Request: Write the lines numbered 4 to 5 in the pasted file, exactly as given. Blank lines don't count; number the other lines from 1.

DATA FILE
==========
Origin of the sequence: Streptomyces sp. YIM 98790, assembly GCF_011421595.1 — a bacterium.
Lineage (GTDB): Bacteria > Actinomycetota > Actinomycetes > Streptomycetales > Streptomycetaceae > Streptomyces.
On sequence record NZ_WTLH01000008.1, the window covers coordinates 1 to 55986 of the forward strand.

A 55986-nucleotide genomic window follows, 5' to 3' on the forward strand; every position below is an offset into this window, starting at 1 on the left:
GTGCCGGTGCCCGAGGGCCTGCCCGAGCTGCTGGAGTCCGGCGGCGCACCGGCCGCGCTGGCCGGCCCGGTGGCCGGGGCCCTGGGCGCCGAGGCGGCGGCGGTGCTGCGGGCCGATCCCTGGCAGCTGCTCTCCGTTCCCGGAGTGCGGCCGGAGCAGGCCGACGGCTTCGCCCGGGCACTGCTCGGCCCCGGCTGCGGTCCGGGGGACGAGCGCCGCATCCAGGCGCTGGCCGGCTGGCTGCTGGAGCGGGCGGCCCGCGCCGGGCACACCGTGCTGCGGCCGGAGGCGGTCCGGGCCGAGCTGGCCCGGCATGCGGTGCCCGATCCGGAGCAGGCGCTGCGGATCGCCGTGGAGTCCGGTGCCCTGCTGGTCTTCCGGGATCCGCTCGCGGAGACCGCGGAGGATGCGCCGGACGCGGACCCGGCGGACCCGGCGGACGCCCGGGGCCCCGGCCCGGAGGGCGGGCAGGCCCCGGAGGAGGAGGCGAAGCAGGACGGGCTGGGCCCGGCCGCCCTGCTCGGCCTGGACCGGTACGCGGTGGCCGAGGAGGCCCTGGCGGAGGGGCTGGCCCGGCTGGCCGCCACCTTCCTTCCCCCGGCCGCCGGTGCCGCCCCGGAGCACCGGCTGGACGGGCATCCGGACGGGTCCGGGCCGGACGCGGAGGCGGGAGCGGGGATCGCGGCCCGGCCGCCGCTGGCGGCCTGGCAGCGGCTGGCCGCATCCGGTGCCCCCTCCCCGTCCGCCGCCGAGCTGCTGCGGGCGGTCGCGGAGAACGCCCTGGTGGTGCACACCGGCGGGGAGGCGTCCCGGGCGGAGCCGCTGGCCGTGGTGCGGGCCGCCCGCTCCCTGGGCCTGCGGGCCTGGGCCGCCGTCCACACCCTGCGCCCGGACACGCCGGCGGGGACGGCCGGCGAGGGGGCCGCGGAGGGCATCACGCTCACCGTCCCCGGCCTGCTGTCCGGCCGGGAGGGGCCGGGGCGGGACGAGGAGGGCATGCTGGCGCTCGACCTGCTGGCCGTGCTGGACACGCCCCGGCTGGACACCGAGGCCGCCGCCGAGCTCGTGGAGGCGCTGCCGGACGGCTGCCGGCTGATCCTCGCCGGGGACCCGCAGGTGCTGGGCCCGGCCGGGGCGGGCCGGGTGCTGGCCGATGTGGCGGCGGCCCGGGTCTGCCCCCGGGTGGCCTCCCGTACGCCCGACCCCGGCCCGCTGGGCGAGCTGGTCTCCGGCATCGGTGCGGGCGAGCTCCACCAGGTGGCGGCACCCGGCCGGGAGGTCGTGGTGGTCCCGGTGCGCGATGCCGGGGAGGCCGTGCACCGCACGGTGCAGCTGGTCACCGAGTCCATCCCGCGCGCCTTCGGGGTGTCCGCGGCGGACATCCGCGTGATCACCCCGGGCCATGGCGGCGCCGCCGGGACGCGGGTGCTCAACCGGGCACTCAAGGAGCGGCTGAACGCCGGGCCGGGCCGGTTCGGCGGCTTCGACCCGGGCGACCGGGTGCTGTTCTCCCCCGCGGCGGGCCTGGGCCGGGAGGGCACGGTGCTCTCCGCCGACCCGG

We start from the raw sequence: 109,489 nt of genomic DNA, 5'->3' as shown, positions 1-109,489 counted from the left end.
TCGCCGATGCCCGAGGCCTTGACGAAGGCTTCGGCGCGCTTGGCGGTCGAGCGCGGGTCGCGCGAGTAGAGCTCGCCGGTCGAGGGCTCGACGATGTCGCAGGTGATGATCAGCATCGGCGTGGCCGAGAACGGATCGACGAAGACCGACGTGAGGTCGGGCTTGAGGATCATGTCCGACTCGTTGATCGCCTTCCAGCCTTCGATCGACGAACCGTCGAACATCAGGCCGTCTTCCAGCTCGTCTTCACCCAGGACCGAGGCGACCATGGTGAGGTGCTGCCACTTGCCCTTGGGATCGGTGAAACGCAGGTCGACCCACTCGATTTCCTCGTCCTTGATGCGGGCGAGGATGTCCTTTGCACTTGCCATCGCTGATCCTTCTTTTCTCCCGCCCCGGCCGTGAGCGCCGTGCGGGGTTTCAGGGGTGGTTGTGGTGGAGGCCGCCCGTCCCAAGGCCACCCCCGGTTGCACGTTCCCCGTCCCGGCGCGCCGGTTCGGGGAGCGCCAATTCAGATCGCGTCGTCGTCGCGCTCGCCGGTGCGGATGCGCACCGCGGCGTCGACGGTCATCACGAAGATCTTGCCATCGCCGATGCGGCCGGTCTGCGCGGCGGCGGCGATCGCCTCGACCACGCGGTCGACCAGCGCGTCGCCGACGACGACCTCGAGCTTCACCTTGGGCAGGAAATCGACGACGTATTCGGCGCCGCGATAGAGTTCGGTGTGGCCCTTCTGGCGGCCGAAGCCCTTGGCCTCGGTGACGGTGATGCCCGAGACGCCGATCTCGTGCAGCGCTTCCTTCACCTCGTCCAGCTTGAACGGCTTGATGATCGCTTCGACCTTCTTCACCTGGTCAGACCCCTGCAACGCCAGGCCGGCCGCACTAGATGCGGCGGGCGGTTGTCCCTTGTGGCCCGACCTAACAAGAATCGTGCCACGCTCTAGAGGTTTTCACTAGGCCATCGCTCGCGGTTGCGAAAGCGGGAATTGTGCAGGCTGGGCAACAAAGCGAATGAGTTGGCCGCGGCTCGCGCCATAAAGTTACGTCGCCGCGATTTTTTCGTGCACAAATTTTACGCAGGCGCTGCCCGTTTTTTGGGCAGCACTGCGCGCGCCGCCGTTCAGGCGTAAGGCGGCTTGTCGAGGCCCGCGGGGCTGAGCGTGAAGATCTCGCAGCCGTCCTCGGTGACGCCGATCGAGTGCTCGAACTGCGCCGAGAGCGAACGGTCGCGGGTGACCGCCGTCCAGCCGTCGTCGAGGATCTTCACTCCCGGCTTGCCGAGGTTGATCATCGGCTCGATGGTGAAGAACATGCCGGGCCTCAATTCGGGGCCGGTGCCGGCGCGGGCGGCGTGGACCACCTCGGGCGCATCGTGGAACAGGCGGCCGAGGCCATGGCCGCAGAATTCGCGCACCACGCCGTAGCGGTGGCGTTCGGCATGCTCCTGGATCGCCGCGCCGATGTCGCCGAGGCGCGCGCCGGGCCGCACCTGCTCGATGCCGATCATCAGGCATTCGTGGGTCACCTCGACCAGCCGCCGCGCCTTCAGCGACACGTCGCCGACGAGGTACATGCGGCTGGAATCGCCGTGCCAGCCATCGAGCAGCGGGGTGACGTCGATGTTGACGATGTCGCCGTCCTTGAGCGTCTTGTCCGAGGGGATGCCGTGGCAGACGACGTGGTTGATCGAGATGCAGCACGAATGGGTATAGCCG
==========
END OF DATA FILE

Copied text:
A 55986-nucleotide genomic window follows, 5' to 3' on the forward strand; every position below is an offset into this window, starting at 1 on the left:
GTGCCGGTGCCCGAGGGCCTGCCCGAGCTGCTGGAGTCCGGCGGCGCACCGGCCGCGCTGGCCGGCCCGGTGGCCGGGGCCCTGGGCGCCGAGGCGGCGGCGGTGCTGCGGGCCGATCCCTGGCAGCTGCTCTCCGTTCCCGGAGTGCGGCCGGAGCAGGCCGACGGCTTCGCCCGGGCACTGCTCGGCCCCGGCTGCGGTCCGGGGGACGAGCGCCGCATCCAGGCGCTGGCCGGCTGGCTGCTGGAGCGGGCGGCCCGCGCCGGGCACACCGTGCTGCGGCCGGAGGCGGTCCGGGCCGAGCTGGCCCGGCATGCGGTGCCCGATCCGGAGCAGGCGCTGCGGATCGCCGTGGAGTCCGGTGCCCTGCTGGTCTTCCGGGATCCGCTCGCGGAGACCGCGGAGGATGCGCCGGACGCGGACCCGGCGGACCCGGCGGACGCCCGGGGCCCCGGCCCGGAGGGCGGGCAGGCCCCGGAGGAGGAGGCGAAGCAGGACGGGCTGGGCCCGGCCGCCCTGCTCGGCCTGGACCGGTACGCGGTGGCCGAGGAGGCCCTGGCGGAGGGGCTGGCCCGGCTGGCCGCCACCTTCCTTCCCCCGGCCGCCGGTGCCGCCCCGGAGCACCGGCTGGACGGGCATCCGGACGGGTCCGGGCCGGACGCGGAGGCGGGAGCGGGGATCGCGGCCCGGCCGCCGCTGGCGGCCTGGCAGCGGCTGGCCGCATCCGGTGCCCCCTCCCCGTCCGCCGCCGAGCTGCTGCGGGCGGTCGCGGAGAACGCCCTGGTGGTGCACACCGGCGGGGAGGCGTCCCGGGCGGAGCCGCTGGCCGTGGTGCGGGCCGCCCGCTCCCTGGGCCTGCGGGCCTGGGCCGCCGTCCACACCCTGCGCCCGGACACGCCGGCGGGGACGGCCGGCGAGGGGGCCGCGGAGGGCATCACGCTCACCGTCCCCGGCCTGCTGTCCGGCCGGGAGGGGCCGGGGCGGGACGAGGAGGGCATGCTGGCGCTCGACCTGCTGGCCGTGCTGGACACGCCCCGGCTGGACACCGAGGCCGCCGCCGAGCTCGTGGAGGCGCTGCCGGACGGCTGCCGGCTGATCCTCGCCGGGGACCCGCAGGTGCTGGGCCCGGCCGGGGCGGGCCGGGTGCTGGCCGATGTGGCGGCGGCCCGGGTCTGCCCCCGGGTGGCCTCCCGTACGCCCGACCCCGGCCCGCTGGGCGAGCTGGTCTCCGGCATCGGTGCGGGCGAGCTCCACCAGGTGGCGGCACCCGGCCGGGAGGTCGTGGTGGTCCCGGTGCGCGATGCCGGGGAGGCCGTGCACCGCACGGTGCAGCTGGTCACCGAGTCCATCCCGCGCGCCTTCGGGGTGTCCGCGGCGGACATCCGCGTGATCACCCCGGGCCATGGCGGCGCCGCCGGGACGCGGGTGCTCAACCGGGCACTCAAGGAGCGGCTGAACGCCGGGCCGGGCCGGTTCGGCGGCTTCGACCCGGGCGACCGGGTGCTGTTCTCCCCCGCGGCGGGCCTGGGCCGGGAGGGCACGGTGCTCTCCGCCGACCCGG